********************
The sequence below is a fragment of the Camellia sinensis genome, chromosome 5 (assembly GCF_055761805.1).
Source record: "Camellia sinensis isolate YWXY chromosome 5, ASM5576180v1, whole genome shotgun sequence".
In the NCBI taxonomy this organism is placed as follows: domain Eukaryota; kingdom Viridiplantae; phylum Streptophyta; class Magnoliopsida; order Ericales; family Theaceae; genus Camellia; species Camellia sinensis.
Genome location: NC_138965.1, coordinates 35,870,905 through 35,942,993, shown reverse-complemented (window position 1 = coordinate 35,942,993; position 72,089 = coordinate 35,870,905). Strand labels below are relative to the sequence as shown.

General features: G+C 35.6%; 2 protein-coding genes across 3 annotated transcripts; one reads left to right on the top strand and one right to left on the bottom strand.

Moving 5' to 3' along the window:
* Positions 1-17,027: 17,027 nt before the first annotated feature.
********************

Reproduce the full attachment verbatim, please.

The sequence below is a fragment of the Camellia sinensis genome, chromosome 5 (assembly GCF_055761805.1).
Source record: "Camellia sinensis isolate YWXY chromosome 5, ASM5576180v1, whole genome shotgun sequence".
In the NCBI taxonomy this organism is placed as follows: domain Eukaryota; kingdom Viridiplantae; phylum Streptophyta; class Magnoliopsida; order Ericales; family Theaceae; genus Camellia; species Camellia sinensis.
Genome location: NC_138965.1, coordinates 35,870,905 through 35,942,993, shown reverse-complemented (window position 1 = coordinate 35,942,993; position 72,089 = coordinate 35,870,905). Strand labels below are relative to the sequence as shown.

General features: G+C 35.6%; 2 protein-coding genes across 3 annotated transcripts; one reads left to right on the top strand and one right to left on the bottom strand.

Moving 5' to 3' along the window:
* Positions 1-17,027: 17,027 nt before the first annotated feature.